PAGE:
[Study] Almost 1 in 5 Americans Have Been in Open Relationships


In a world where the definition of love is continually evolving, interest in non-traditional relationships, particularly open relationships, continues to grow. Exploring non-traditional relationships is gaining traction in America, with a new survey finding nearly 1 in 5 Americans having been in an open relationship.

OpenRelationship, a dating app and website that offers modern dating for everyone, wanted to better understand this growing trend among different generations. While challenges and societal stigma exist, many who have been in open relationships report positive experiences and believe that openness can contribute to personal growth and well-being. 

For this study, Gen Z includes survey respondents between the ages 18 to 26, Millennials are 27 to 42 years old, Gen X are ages 43 to 58, and Baby Boomers are from ages 59 to 77.

Navigating Open Relationships

A look at Americans who have been in an open relationship and how views differ across generations - study from openrelationship.com

While nearly 1 in 5 Americans have been in an open relationship, the generations that have been in the most open relationships include Millennials (21%) and Gen X (21%). Following are Baby Boomers (20%), with Gen Z trailing (9%).

Of those Americans who have been in an open relationship, 42% found it challenging to broach the subject with their significant other, while 58% said that discussing open relationships wasn’t a hurdle.

Who initiated those conversations? For more than half (51%), they brought up the topic, while 39% said it was their partner who brought up wanting an open relationship. The majority (60%) have only had one open relationship, with 26% engaging in two, and a smaller percentage exploring three or more. On average, Americans who have had an open relationship had their first one at the age of 28.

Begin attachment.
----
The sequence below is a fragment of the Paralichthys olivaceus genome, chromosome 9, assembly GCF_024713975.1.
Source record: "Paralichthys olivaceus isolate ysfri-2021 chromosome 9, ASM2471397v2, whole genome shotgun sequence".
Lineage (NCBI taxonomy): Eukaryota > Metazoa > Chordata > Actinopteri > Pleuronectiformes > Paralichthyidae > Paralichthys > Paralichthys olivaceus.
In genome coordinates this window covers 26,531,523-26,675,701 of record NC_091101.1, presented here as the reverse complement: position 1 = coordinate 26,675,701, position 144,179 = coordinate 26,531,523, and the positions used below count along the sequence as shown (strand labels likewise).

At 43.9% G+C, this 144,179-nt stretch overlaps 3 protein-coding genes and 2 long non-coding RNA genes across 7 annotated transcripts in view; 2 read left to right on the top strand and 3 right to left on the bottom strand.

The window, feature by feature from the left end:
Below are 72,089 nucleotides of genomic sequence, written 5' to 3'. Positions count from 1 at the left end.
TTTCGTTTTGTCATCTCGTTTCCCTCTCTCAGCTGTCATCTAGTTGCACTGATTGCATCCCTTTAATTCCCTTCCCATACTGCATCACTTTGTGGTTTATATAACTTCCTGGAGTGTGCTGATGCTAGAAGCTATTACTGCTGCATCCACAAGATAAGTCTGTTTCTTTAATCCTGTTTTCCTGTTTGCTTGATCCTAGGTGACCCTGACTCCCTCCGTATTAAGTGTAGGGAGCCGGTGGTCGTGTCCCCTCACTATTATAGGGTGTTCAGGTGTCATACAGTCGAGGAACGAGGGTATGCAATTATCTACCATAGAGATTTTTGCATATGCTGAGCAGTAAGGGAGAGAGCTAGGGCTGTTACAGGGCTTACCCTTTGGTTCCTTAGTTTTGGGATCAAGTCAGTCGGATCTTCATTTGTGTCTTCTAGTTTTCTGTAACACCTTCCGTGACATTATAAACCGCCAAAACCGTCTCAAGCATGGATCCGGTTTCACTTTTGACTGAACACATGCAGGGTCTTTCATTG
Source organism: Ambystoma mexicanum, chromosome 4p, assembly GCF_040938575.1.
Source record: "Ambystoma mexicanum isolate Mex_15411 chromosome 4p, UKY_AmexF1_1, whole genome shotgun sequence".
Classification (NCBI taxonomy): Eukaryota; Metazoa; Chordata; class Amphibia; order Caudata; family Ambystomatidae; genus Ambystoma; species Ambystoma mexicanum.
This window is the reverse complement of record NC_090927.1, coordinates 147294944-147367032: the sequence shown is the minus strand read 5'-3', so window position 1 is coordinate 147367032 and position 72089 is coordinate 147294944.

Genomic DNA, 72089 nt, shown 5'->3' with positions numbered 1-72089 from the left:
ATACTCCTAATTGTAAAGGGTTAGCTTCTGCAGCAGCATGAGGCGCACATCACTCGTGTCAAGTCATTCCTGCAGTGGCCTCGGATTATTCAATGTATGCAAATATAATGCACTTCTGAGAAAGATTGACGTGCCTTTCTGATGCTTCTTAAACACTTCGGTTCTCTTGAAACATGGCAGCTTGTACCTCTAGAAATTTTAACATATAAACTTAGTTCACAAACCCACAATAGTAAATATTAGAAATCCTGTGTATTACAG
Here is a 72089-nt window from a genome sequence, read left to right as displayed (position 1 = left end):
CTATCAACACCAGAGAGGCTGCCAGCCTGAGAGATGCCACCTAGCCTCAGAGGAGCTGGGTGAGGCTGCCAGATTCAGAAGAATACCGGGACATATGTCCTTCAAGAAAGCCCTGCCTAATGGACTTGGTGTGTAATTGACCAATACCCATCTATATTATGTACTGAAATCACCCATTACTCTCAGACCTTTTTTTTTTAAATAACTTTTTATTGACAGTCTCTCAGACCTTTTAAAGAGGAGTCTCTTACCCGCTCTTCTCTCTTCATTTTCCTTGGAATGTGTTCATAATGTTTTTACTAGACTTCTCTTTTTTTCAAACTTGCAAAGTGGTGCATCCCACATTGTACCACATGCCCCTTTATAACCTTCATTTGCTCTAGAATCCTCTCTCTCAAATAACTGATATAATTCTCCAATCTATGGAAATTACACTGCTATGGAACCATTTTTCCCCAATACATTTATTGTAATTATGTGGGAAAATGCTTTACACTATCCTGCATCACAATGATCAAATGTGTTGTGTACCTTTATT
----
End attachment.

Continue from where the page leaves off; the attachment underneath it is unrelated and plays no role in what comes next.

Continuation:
The majority (62%) of Americans who have had open relationships found the experience to be positive. How did they find additional partners? The most popular way was through social groups, followed by dating apps, word of mouth, work, social media groups, and websites.

There are some challenges and concerns when exploring open relationships. More than 4 in 5 say jealousy is a primary difficulty, followed closely by trust issues at 78%. Additionally, 55% expressed concerns about a lack of emotional commitment, while 33% struggled with communication issues. 

Americans and Open Relationships

How the general American public feels about open relationships and some of the positive side effects - study from openrelationship.com

As open relationships continue to grow in popularity, 98% of all Americans surveyed are familiar with the concept of open relationships. When it comes to the general rules of open relationships, 66% of Americans say they know them.

Opinions vary across generations about the healthiness of open relationships for couples. According to survey data, 37% of respondents believe open relationships can be healthy for couples. Breaking it down further, 40% of Gen Z, 49% of Millennials, 32% of Gen X, and 27% of Baby Boomers share this perspective. 

Interestingly, 1 in 7 believes that being in an open relationship can help emotional intimacy, suggesting that open relationships may be a unique way to help deepen emotional connections with your primary partner. Additionally, 38% said open relationships can positively impact mental health. Again, this differs across generations, with 38% of Gen Z, 48% of Millennials, 35% of Gen X, and 29% of Baby Boomers believing in the positive mental health effects of open relationships.